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the complete review - anthology / television
and the Politics of Identity
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- Edited by Ritch Calvin
- Essays on Family and Feminism in the Television Series
- Includes the essays:
- Welcome to Stars Hollow: Gilmore Girls, Utopia, and the Hyperreal by Erin K. Johns and Kristin L. Smith
- Rory Gilmore and Faux Feminism: An Ivy League Education and Intellectual Banter Does Not a Feminist Make by Molly McCaffrey
- Reinventing the Bitch: The Dynamicism of Paris Geller by Angela Ridinger-Dotterman
- Drats! Foiled Again: A Contrast in Definitions by Anne K. Burke Erickson
- Good Girls, Bad Girls, and Motorcycles: Negotiating Feminism by Alicia Skipper
- Got MILF? Losing Lorelai in Season Seven by Tiffany Aldrich MacBain and Mita Mahato
- Wheat Balls, Gravlax, Pop Tarts: Mothering and Power by Melanie Haupt
- Generation Gap? Mothers, Daughters, and Music by Faye Woods
- Like Mother-Daughter, Like Daughter-Mother: Constructs of Motherhood in Three Generations by Stacia M. Fleegal
- Gender Lies in Stars Hollow by Brenda Boyle and Olivia Combe
- Food Fights: Food and Its Consumption as a Narrative Device by Lindsay Coleman
- Still More Gilmore: How Internet Fan Communities Remediate Gilmore Girls by Daniel Smith-Rowsey
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B : feminist focus makes for a slightly one-note collection, but a reasonable amount that is of interest
See our review for fuller assessment.
The complete review's Review:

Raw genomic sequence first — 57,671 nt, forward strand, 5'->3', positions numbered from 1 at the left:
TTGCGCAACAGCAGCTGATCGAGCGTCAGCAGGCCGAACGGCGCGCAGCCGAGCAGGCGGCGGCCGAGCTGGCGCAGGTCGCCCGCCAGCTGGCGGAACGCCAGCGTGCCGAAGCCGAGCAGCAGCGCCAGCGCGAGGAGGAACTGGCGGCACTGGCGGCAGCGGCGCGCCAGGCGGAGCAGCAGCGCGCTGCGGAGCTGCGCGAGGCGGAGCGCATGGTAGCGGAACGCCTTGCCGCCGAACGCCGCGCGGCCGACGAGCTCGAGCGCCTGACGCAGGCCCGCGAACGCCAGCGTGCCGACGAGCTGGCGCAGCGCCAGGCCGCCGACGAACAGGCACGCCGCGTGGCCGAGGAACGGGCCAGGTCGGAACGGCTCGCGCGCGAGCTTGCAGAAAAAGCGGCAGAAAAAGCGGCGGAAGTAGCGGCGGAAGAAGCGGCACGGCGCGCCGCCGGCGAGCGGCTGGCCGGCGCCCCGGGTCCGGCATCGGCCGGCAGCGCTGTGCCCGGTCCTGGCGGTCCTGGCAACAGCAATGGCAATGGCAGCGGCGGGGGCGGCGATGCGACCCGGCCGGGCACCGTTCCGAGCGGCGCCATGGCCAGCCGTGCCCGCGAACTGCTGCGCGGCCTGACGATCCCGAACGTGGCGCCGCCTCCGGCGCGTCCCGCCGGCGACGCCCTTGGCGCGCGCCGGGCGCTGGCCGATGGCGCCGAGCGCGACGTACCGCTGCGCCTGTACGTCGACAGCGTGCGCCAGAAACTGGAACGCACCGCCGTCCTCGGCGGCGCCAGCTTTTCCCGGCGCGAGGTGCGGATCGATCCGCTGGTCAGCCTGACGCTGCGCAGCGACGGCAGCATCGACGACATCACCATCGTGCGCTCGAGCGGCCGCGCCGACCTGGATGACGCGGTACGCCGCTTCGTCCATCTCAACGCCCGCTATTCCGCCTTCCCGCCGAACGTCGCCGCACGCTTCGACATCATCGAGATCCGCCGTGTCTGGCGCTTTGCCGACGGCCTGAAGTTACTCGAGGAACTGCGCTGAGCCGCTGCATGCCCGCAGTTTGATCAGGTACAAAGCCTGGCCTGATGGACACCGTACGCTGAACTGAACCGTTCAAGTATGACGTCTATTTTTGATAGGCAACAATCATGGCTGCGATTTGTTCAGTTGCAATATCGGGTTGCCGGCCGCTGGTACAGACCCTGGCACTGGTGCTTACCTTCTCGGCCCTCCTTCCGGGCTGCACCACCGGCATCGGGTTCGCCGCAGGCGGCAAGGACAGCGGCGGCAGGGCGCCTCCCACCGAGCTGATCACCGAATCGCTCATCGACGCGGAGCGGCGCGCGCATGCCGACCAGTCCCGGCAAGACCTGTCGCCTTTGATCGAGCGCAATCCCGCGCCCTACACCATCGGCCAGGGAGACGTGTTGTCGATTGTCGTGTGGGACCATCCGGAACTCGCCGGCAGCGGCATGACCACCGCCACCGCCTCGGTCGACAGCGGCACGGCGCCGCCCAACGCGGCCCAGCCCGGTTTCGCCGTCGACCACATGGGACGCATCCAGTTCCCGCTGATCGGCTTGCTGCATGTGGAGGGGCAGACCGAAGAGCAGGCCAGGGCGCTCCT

The modestly popular -- rarely even in the four-million-viewer range -- but critically acclaimed Gilmore Girls which ran on American television from 2000 to 2007 was the rare (in recent times) show in which female characters dominated; as (too) many of the pieces in this collection point out, there have been essentially none in recent seasons (The New Adventures of Old Christine is the one widely cited exception).
The show had an unusual premise: sixteen-year-old Lorelai Gilmore got pregnant but didn't go the traditional route of marrying the (semi-willing) father and continuing to live with her upper class parents and instead raised the kid -- also named, in best patriarchal tradition, Lorelai (but known as Rory) -- by herself.
The series began when Rory reached the age her mother was when she had her.
Mother-daughter issues dominate, as these two have a very different relationship than Lorelai had (and continues to have) with her mother, Emily -- with the maturing Rory also torn between her mother's independent streak and the upper class comforts of her grandparents' lives.
Obviously, there is a load of material here to consider, especially the women-roles.
Lorelai is fairly a safely feminist icon -- she does it all, and she does it pretty much without relying on anyone else (until it's time to pay for Rory's expensive private-schooling ...) -- except that she does have trouble establishing a relationship with a man -- or rather, sticking one out, as all her romances go pretty much nowhere pretty fast (or, in the case of the long-simmering relationship with likeliest fit Luke, extremely slowly).